As gay rights advocates celebrate the recent legislative victory in New York allowing gay marriage within the state, I question whether advocates of increased rights for gay, lesbian, bi-sexual, and transgender people (LGBT) will turn away from the judicial system where they have already fought and lost many battles and opt for the far more time consuming and expensive though potentially more profitable path of legislation and advocacy. Gerald Rosenberg has produced a provocative book on the subject entitled The Hollow Hope : Can Courts Bring About Social Change arguing against the long held belief that courts can bring about social change. The book focuses on three main movements: civil rights, abortion, and gay rights, among other rights. The argument argues that courts can play a role in social change only when their opinions match up with a prevailing social mood within the country and when legislators themselves are ready to act or are looking for someone to blame if the prescribed social change is unpopular with a constituency.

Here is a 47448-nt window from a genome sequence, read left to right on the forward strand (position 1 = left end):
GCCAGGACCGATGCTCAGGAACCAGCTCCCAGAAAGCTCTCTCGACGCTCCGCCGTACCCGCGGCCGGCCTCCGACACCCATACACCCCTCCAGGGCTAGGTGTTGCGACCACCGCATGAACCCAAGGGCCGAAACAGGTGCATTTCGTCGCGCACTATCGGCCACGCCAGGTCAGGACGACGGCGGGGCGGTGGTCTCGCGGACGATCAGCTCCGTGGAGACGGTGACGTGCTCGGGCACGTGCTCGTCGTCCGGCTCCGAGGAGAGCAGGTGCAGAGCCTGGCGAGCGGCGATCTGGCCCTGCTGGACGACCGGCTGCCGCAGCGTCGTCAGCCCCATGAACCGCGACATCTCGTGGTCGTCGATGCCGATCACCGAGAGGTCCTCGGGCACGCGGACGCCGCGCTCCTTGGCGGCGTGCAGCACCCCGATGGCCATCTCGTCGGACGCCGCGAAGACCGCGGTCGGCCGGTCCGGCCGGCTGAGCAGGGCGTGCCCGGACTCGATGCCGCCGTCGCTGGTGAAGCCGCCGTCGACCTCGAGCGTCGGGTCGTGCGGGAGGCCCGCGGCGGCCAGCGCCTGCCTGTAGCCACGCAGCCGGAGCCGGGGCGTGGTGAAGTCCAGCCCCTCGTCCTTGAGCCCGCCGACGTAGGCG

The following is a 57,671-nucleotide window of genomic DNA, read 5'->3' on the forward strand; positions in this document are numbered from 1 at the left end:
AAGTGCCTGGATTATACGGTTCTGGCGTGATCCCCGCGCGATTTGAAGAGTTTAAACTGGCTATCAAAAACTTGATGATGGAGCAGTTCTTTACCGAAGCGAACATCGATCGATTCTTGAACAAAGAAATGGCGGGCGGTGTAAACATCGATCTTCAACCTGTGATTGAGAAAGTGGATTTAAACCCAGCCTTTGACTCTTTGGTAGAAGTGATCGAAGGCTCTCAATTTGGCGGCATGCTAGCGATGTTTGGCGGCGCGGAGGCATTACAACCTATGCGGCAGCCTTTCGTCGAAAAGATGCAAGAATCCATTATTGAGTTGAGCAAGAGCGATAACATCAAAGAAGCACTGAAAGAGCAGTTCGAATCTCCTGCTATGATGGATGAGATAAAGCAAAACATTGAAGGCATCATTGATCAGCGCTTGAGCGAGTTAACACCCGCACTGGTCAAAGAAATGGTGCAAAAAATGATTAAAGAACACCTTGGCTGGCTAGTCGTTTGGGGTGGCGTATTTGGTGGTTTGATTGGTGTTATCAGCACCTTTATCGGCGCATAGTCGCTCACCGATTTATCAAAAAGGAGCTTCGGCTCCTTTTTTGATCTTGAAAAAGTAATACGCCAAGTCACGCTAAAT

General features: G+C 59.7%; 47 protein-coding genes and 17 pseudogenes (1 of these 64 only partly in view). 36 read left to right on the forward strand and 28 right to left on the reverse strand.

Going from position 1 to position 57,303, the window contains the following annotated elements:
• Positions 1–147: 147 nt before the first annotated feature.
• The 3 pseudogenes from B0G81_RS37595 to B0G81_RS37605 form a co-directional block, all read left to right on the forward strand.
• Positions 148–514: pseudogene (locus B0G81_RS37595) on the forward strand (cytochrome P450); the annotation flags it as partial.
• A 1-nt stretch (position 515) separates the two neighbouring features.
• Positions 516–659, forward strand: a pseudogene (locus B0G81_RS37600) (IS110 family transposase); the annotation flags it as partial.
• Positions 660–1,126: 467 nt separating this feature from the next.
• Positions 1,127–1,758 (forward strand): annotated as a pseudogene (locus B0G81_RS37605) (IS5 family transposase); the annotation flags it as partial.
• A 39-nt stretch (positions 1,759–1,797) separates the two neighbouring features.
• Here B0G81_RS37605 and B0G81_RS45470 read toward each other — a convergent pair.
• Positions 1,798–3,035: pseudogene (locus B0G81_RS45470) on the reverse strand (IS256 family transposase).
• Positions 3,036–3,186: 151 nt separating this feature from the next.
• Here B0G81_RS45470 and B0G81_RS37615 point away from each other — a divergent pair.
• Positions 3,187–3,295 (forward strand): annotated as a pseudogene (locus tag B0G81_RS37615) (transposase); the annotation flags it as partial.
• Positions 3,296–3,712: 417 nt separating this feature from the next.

It is a reality that LGBT advocates have achieved more victory through legislation than any court victory. However, without the court cases would LGBT issues that lead to things like civil unions legislation and increased benefits and recognition for these people including hate crime legislation in many states. It is my view that Rosenberg undercuts and in fact minimizes it by declaring it that the courts have little power in determining social change. Without seminal rulings like Brown v. Board of Education, and Roe v. Wade, would there have been the legislative movement to desegregate schools or even conduct the abortion debate that continues to burn throughout the halls of debate in America? Regardless of one’s position on these thorny issues, more debate is always a good thing. The reality is that Rosenberg is correct, real change occurs through mindsets and attitudes of people which alter legislation, not the court system.